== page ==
If you are taking a temperature measurement, use it – but also compare it to nearby official measurements. If you use the GLOBE temperature protocol, you have a pretty good measurement. I recorded the temperatures inside (where the radiometer is stored) and outside the house (where I took the measurements), as well as the “official” temperatures (at Foothills Lab about 3 km east of where I live) and the official temperature, which is observed farther to the east at the Boulder Municipal Airport.  The temperature in our carport (whose south and east walls are outside but is open to the west and north) seemed too cool – probably reflecting a daytime of shade and trapped air, and the thermometer on the south side of the house is exposed to the sun part of the day.  So, I used the Foothills Lab and official temperatures, which were similar, and good enough for my objective here, which was to explore the relationships of surface types and exposure to the sun on skin temperature.

If you need to leave the radiometer outside so that it can adjust to the new environment, make sure it is shaded, since the sun can heat the radiometer to temperatures above the surrounding air if the radiometer is in the sun.  Preferably in a place that is well ventilated – and, as the GLOBE protocol points out – in a safe place.

Ideally, if you are taking observations for an hour, the temperature should be recorded at the beginning and ending times, as well as sky conditions.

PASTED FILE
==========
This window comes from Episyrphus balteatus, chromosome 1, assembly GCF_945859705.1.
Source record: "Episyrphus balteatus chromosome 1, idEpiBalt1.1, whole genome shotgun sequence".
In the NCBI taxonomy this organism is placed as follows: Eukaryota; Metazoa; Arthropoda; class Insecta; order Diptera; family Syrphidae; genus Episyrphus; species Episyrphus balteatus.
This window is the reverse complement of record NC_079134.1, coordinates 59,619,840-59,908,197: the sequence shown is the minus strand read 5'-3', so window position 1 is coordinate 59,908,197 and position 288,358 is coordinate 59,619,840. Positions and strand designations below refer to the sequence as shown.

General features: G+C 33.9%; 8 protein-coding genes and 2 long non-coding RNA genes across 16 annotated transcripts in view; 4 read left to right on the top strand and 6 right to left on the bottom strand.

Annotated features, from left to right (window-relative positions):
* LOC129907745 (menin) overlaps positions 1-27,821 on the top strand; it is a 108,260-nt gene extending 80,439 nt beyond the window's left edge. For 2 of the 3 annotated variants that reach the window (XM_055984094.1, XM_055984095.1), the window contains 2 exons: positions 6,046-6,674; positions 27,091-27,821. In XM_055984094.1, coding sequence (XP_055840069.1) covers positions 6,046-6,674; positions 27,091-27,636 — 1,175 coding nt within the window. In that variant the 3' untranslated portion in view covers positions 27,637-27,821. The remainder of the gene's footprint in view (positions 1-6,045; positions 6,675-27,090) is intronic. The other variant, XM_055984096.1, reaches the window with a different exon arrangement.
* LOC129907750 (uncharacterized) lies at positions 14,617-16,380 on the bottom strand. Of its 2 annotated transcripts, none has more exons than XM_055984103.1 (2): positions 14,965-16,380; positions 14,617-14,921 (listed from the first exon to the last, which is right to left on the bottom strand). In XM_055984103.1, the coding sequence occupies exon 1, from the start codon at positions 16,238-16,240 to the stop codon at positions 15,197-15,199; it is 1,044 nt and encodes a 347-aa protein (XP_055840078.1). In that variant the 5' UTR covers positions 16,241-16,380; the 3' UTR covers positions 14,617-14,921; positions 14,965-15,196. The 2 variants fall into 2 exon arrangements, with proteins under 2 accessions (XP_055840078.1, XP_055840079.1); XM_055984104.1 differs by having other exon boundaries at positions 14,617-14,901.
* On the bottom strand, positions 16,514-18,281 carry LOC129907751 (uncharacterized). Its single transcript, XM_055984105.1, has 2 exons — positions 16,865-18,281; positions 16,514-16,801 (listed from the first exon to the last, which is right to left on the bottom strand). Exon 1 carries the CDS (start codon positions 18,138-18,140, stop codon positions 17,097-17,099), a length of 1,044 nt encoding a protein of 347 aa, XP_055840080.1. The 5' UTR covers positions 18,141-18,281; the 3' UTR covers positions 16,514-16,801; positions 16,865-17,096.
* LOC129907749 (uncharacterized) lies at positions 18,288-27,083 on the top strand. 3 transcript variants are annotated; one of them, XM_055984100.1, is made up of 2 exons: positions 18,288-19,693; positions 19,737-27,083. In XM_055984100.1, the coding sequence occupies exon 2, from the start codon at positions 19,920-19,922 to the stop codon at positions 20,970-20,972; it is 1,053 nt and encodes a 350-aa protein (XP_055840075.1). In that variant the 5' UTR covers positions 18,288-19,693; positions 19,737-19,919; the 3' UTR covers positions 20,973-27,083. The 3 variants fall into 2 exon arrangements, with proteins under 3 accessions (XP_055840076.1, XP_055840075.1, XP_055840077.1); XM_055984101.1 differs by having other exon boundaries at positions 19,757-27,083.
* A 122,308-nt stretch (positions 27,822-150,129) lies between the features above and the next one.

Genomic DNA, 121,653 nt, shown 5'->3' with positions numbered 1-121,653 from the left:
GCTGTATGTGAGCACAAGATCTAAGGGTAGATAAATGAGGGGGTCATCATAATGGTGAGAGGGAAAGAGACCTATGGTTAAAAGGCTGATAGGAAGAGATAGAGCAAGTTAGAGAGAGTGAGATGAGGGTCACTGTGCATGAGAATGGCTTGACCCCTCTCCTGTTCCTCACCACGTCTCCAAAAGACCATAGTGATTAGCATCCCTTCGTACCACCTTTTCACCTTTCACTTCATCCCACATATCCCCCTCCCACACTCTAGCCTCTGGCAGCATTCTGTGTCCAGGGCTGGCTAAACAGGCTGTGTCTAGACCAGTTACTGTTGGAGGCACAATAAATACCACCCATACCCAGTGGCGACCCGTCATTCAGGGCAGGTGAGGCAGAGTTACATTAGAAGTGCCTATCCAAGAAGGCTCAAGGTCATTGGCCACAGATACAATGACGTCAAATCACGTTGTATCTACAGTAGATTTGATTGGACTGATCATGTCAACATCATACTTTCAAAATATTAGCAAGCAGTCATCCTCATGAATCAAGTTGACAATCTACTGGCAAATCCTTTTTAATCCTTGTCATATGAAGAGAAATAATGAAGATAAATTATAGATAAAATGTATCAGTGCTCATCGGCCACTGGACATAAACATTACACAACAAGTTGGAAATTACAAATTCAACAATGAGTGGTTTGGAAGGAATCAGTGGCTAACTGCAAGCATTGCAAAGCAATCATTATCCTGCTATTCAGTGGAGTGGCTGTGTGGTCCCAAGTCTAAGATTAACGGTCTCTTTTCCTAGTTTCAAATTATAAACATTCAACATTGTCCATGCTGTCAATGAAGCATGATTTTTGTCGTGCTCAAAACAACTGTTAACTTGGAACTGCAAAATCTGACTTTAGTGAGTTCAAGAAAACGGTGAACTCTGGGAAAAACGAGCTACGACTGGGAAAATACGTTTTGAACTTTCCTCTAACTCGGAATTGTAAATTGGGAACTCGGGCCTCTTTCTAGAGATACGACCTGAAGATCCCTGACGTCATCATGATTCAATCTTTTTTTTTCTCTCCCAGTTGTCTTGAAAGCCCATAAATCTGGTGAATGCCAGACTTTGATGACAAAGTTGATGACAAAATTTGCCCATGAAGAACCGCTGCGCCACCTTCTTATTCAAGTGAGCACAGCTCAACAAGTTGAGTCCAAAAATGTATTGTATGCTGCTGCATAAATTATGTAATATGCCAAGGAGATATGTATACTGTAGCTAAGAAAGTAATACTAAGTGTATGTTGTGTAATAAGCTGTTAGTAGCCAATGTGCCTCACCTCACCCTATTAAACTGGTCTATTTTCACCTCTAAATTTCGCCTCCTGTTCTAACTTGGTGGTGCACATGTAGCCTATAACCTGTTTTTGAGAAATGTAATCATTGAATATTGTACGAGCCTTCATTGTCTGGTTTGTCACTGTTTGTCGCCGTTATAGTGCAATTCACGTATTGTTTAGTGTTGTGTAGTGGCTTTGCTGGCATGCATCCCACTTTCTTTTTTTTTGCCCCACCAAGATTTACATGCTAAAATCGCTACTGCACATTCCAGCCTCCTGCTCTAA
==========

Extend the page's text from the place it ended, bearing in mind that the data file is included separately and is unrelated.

Things are least complicated with clear skies.  Second best is clear skies near the sun.

Pictures of the exposed surface with the laser light provides an idea of just where you are measuring, which enables a more precise impression of whether your measurement is influenced by small shadows (as in the case of the blue-gray rocks in Figure 1a).

Future ideas - Some things to explore next:

  1. Measure the skin temperature at the same spot from different directions and pointing straight down on a sunny day. (Make sure the spot stays in the sunlight!). You probably need the laser light for this!
  2. Measure the skin temperature of the same dry surface the same time of day under sunny skies but with different air temperatures.
  3. Measure the skin temperature of fresh snow, and then stick a thermometer in the snow at different levels, including right at the ground to get the snow temperature at those levels.  Don’t forget to measure the depth of the snow – and of the measurements..
  4. After a snowstorm, look where melting takes place first.  What does this tell you about surface temperatures?
  5. Measure the skin temperature at the top of snow as it “ages,” and at different times of the day.
  6. Measure the temperature of bare soil right after it rains and as it dries out.
  7. Compare different patches of grass in an area that look uniform.  How do the measurements compare?  How does this compare to several measurements at the same spot?
  8. In the fall, compare leaves that have already changed color to leaves that are still green (see

After you have explored many of these questions, you can understand how hard it is for scientists to estimate surface skin temperatures from space!